If there's one thing we learned about politics in 2016, it's that nothing is as it seems.
For entrepreneurs wondering how a new President and a new Congress will impact them, while everything is still up for grabs, what follows is my best sense of how fifteen different issues and industries may fare.
- Worker classification (both federal and state) will be one of the main issue's in 2017, with the unusual dynamic of workers and startups supporting freedom to give benefits and some unions opposing it by taking an anti-progressive stance. This matters a lot for businesses who are mainly staffed by independent contractors.
- Autonomous vehicle legislation will move forward in many more states and more fleets will be deployed in cities around the country.
- The debate around regulating autonomous trucking will heat up, and also get wrapped up in debate over repealing NAFTA.
- Affordable Care Act repeal or reform legislation will create a vehicle for telemedicine expansion (not just rural) and coverage requirements (impacting insurance startups). This will impact virtually every health care provider, insurer and business as well as potential health care costs for all businesses.
- Food tech will face new federal obstacles with a GOP led USDA and Congress, while Farm bill changes will give nutrition tech companies an opening. However, enforcement actions by the FDA and USDA may wane.
- Cannabis will continue to advance at the state level (both legalization and more rulemaking around implementation), but the move to Schedule II will be less likely under an Attorney General Sessions, creating even more uncertainty. This could complicate investment decisions and further state expansions.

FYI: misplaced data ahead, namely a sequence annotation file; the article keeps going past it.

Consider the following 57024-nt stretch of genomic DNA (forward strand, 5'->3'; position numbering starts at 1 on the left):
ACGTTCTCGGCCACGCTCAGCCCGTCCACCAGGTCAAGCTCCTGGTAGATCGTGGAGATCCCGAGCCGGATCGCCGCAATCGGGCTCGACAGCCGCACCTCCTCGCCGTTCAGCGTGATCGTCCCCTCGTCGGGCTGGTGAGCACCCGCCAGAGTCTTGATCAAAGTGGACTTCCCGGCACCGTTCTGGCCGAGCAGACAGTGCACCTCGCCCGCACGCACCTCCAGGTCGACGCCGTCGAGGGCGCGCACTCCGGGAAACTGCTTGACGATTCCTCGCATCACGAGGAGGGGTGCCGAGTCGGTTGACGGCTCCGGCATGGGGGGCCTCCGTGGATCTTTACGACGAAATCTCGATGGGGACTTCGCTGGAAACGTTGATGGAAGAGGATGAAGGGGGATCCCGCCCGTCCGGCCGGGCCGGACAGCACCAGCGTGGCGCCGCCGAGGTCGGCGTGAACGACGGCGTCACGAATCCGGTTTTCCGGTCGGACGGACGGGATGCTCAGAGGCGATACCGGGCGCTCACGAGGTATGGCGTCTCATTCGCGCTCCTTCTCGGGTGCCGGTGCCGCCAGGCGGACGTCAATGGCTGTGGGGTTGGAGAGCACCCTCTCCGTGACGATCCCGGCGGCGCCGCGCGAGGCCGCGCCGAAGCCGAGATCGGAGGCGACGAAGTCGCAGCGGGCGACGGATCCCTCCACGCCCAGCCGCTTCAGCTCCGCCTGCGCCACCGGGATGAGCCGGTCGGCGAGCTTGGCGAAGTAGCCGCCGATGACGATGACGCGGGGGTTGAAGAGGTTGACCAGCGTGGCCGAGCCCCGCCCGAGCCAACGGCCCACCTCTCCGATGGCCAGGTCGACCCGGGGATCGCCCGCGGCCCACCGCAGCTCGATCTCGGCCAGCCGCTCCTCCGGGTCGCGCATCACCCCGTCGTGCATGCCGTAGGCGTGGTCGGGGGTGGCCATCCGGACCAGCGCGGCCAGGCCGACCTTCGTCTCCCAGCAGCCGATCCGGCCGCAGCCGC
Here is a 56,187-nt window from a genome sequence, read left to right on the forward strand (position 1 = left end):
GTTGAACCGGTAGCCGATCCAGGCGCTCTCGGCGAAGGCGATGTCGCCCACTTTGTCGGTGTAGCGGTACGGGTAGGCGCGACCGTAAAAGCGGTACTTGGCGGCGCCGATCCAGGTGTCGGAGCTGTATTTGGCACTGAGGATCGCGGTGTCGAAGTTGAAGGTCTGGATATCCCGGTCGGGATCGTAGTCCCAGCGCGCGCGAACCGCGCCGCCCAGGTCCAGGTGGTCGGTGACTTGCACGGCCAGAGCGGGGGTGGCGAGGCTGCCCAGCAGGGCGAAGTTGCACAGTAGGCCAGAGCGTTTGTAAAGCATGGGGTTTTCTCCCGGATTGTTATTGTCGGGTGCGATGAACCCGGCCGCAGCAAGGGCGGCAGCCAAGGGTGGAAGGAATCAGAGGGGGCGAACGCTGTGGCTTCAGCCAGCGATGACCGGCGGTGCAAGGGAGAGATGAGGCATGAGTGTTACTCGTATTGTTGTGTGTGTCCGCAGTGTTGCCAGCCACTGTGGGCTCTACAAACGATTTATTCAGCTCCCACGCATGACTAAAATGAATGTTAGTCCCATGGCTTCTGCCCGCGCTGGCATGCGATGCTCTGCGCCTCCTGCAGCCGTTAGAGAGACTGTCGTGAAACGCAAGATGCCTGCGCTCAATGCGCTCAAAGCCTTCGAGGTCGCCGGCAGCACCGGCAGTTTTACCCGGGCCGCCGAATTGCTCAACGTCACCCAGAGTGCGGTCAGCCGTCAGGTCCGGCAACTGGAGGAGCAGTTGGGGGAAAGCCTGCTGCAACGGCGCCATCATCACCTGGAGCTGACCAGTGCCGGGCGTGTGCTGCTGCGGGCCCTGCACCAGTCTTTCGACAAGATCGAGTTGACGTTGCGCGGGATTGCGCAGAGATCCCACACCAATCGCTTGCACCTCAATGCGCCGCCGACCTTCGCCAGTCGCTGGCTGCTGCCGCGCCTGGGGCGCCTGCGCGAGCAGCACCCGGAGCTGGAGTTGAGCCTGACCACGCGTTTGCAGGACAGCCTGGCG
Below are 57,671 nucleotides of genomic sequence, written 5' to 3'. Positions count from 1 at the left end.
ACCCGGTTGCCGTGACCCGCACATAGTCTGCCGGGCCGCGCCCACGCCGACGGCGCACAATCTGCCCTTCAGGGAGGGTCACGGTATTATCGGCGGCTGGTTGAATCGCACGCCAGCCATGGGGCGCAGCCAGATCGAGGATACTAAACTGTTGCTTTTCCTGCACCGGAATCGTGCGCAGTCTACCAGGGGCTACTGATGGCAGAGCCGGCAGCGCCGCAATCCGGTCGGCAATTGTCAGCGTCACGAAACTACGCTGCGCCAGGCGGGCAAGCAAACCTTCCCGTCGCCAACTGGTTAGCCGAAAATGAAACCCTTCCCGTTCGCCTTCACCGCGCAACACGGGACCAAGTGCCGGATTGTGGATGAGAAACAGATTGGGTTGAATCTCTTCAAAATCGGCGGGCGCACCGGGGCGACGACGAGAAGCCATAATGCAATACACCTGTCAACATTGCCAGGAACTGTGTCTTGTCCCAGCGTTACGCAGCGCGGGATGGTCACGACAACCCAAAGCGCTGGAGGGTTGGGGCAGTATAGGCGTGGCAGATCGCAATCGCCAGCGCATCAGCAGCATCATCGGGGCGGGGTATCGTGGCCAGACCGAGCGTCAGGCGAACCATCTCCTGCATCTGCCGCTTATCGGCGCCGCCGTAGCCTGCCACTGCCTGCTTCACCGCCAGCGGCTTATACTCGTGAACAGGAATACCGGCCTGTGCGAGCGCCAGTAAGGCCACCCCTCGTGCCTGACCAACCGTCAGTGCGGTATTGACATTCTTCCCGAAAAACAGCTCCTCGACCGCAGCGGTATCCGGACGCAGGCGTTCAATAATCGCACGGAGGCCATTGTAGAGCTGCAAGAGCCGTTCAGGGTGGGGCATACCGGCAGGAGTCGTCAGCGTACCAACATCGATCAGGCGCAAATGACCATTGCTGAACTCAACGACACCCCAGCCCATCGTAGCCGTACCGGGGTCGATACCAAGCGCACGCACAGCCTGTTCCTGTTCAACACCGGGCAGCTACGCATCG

- Solar and renewable energy startups will have to keep federal tax credits and seek to compensate with more state and local credits, grants and programs.
- This is the first time we've seen a casino operator in the White House - on one hand this could lead to a broader liberalization of esports, but it could also lead to religious conservative judges ruling against states trying to expand sports betting.
- The focus on education will shift into a debate over charters, vouchers and the end of common core. This will make it even harder to push an efficiency argument for ed tech. Startups in the space need to expand their total addressable markets beyond traditional K-12 public schools.
- Homesharing will remain a hot topic in cities and states with hotels, hotel unions, and affordable housing advocates on the offensive. Homesharing companies will have to play defense and whack-a-mole globally.
- Peer to peer lending will get a reprieve with the possible abolition of the CFPB. The fintech dispute will capture the larger debate for the soul of both parties: populism (many fintech products) vs. traditional capitalism (Wall Street).
- Tax reform will lead to more IPOs, a public market rally, and a race by startups to capture the momentum at lower capital gains tax rates (since the only certainty in politics today is that nothing will stay the same for long).
- H1B visa reform will start to move--GOP control means comprehensive reform is not a priority. Startups will also need to keep an eye on short term visa changes.
- More M&A. An emphasis on business over consumer at the Department of Justice and Federal Trade Commission will mean that mergers and acquisitions will face less friction from regulators, resulting in increased M&A activity.